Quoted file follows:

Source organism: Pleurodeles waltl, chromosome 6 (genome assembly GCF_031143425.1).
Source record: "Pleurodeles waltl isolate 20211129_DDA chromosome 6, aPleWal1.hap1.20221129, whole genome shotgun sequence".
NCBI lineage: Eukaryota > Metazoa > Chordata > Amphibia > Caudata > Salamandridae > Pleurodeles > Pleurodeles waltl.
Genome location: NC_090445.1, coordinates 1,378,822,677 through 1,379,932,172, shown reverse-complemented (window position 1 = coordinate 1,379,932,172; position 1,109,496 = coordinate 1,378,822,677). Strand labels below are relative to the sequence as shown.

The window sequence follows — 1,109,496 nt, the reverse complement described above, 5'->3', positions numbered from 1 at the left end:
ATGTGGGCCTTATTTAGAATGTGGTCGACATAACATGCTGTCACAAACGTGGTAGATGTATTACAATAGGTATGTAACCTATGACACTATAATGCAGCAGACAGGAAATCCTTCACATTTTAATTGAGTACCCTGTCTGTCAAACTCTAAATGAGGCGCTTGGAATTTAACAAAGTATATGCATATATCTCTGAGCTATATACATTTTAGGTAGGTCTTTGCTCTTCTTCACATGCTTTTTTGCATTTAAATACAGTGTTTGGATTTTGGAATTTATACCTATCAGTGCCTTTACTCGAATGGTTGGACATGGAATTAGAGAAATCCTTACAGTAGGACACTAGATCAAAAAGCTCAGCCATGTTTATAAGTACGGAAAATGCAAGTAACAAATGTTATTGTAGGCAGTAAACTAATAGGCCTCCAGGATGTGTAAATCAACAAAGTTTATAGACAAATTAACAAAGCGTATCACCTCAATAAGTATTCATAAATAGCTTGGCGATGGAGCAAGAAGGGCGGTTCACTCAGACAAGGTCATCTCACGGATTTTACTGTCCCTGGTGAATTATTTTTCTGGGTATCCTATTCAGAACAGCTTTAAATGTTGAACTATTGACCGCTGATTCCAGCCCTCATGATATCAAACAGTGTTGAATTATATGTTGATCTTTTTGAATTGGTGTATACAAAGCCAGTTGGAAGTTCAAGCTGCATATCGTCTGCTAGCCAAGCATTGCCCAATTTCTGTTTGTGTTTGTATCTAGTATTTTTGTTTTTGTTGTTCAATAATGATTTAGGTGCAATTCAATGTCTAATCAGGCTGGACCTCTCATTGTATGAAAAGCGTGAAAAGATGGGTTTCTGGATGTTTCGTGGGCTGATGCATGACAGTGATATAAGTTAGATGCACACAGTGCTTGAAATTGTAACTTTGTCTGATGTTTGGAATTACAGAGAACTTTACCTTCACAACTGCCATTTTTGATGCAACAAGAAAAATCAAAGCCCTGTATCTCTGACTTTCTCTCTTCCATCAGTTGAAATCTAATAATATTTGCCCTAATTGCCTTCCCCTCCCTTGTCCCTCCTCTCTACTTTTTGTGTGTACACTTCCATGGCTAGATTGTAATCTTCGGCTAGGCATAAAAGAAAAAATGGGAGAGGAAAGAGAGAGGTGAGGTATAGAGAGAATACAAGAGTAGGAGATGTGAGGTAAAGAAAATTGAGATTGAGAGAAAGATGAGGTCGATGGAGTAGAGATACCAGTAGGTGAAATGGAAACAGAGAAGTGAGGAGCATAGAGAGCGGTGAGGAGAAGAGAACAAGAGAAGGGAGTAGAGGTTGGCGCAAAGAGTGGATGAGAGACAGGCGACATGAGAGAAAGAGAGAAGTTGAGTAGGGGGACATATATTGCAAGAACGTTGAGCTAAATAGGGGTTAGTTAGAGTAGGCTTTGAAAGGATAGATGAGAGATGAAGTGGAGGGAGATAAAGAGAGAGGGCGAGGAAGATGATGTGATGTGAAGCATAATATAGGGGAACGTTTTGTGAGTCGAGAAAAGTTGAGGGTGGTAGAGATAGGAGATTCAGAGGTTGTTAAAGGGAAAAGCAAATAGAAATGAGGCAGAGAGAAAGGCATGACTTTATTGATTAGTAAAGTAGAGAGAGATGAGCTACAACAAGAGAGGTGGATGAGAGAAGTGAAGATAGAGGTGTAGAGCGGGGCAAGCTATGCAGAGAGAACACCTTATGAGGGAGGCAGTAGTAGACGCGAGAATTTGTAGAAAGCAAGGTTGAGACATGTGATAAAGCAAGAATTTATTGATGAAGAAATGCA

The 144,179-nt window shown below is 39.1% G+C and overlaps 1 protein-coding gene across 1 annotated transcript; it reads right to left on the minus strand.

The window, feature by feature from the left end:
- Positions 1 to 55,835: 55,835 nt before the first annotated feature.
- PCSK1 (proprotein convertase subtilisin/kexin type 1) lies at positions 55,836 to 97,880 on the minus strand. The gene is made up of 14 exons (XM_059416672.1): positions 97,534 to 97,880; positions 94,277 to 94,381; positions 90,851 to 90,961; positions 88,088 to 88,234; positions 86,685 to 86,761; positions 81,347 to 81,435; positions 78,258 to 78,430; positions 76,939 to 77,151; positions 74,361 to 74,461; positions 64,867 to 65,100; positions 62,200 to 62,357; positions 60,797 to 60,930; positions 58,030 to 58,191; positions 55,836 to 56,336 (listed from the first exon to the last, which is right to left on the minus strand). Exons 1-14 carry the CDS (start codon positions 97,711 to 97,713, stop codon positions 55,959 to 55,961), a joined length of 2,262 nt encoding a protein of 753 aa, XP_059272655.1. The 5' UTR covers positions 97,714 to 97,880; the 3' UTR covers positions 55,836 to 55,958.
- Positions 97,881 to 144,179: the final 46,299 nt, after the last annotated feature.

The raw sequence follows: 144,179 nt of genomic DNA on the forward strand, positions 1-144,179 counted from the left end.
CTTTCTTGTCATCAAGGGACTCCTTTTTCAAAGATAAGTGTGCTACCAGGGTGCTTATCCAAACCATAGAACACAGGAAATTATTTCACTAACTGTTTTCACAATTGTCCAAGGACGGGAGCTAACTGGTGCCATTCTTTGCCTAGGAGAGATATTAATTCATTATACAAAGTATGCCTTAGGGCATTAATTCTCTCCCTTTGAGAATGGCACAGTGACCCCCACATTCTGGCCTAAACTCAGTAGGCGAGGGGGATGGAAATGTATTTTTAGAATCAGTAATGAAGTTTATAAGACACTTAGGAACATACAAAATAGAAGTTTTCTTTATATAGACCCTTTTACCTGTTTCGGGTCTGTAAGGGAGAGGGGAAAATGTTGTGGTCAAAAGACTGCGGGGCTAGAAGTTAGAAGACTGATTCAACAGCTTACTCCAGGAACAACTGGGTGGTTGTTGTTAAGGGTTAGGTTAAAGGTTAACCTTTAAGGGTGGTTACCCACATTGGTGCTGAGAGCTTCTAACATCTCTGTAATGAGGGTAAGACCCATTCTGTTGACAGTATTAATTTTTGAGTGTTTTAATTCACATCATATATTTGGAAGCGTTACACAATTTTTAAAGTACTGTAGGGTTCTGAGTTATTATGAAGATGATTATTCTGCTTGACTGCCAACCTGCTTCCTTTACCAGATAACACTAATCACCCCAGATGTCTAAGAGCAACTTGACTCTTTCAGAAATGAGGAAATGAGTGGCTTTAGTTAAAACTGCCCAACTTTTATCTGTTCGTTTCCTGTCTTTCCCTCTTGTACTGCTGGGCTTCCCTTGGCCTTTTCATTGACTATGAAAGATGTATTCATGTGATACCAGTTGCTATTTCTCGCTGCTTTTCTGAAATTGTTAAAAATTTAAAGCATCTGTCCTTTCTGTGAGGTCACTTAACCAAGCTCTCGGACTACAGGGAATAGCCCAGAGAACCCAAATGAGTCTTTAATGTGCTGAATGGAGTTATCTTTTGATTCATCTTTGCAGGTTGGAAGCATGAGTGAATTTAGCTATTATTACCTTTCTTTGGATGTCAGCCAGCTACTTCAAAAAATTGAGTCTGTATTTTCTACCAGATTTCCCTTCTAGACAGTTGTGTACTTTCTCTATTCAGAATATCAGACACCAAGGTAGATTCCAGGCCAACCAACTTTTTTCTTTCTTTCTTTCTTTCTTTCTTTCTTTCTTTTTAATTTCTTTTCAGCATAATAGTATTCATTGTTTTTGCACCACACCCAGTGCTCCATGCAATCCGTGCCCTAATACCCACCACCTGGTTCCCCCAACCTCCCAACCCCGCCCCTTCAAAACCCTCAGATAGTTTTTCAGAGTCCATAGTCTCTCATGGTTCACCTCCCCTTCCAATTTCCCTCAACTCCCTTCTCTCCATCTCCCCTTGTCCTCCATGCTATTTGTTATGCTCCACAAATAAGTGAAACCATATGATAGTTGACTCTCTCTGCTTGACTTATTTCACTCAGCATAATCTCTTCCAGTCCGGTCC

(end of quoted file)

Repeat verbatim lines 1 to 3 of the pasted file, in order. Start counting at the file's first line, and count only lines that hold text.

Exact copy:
Source organism: Pleurodeles waltl, chromosome 6 (genome assembly GCF_031143425.1).
Source record: "Pleurodeles waltl isolate 20211129_DDA chromosome 6, aPleWal1.hap1.20221129, whole genome shotgun sequence".
NCBI lineage: Eukaryota > Metazoa > Chordata > Amphibia > Caudata > Salamandridae > Pleurodeles > Pleurodeles waltl.